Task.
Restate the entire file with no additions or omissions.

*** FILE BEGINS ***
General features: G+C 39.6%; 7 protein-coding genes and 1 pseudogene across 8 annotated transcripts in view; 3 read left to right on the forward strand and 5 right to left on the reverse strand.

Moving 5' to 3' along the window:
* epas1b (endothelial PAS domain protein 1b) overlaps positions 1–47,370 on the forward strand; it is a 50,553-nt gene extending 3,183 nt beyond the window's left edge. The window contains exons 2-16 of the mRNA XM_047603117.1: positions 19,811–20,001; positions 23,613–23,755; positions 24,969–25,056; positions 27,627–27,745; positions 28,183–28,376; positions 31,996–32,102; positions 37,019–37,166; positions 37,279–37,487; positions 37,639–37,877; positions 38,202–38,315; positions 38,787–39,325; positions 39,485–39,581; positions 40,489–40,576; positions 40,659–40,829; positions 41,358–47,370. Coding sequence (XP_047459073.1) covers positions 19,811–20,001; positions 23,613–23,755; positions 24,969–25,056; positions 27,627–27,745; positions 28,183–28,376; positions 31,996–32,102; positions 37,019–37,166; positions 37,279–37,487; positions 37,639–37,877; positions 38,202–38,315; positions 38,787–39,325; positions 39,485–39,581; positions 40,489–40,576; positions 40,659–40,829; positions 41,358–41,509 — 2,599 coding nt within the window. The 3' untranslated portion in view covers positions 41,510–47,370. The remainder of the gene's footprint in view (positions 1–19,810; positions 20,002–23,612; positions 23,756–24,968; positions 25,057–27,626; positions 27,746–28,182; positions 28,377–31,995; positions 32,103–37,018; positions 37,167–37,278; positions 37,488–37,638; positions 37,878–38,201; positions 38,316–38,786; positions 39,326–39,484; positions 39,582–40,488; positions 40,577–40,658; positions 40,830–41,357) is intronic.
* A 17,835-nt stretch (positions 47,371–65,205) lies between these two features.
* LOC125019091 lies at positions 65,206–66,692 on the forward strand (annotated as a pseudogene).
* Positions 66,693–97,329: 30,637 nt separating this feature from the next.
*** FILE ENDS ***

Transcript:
General features: G+C 39.6%; 7 protein-coding genes and 1 pseudogene across 8 annotated transcripts in view; 3 read left to right on the forward strand and 5 right to left on the reverse strand.

Moving 5' to 3' along the window:
* epas1b (endothelial PAS domain protein 1b) overlaps positions 1–47,370 on the forward strand; it is a 50,553-nt gene extending 3,183 nt beyond the window's left edge. The window contains exons 2-16 of the mRNA XM_047603117.1: positions 19,811–20,001; positions 23,613–23,755; positions 24,969–25,056; positions 27,627–27,745; positions 28,183–28,376; positions 31,996–32,102; positions 37,019–37,166; positions 37,279–37,487; positions 37,639–37,877; positions 38,202–38,315; positions 38,787–39,325; positions 39,485–39,581; positions 40,489–40,576; positions 40,659–40,829; positions 41,358–47,370. Coding sequence (XP_047459073.1) covers positions 19,811–20,001; positions 23,613–23,755; positions 24,969–25,056; positions 27,627–27,745; positions 28,183–28,376; positions 31,996–32,102; positions 37,019–37,166; positions 37,279–37,487; positions 37,639–37,877; positions 38,202–38,315; positions 38,787–39,325; positions 39,485–39,581; positions 40,489–40,576; positions 40,659–40,829; positions 41,358–41,509 — 2,599 coding nt within the window. The 3' untranslated portion in view covers positions 41,510–47,370. The remainder of the gene's footprint in view (positions 1–19,810; positions 20,002–23,612; positions 23,756–24,968; positions 25,057–27,626; positions 27,746–28,182; positions 28,377–31,995; positions 32,103–37,018; positions 37,167–37,278; positions 37,488–37,638; positions 37,878–38,201; positions 38,316–38,786; positions 39,326–39,484; positions 39,582–40,488; positions 40,577–40,658; positions 40,830–41,357) is intronic.
* A 17,835-nt stretch (positions 47,371–65,205) lies between these two features.
* LOC125019091 lies at positions 65,206–66,692 on the forward strand (annotated as a pseudogene).
* Positions 66,693–97,329: 30,637 nt separating this feature from the next.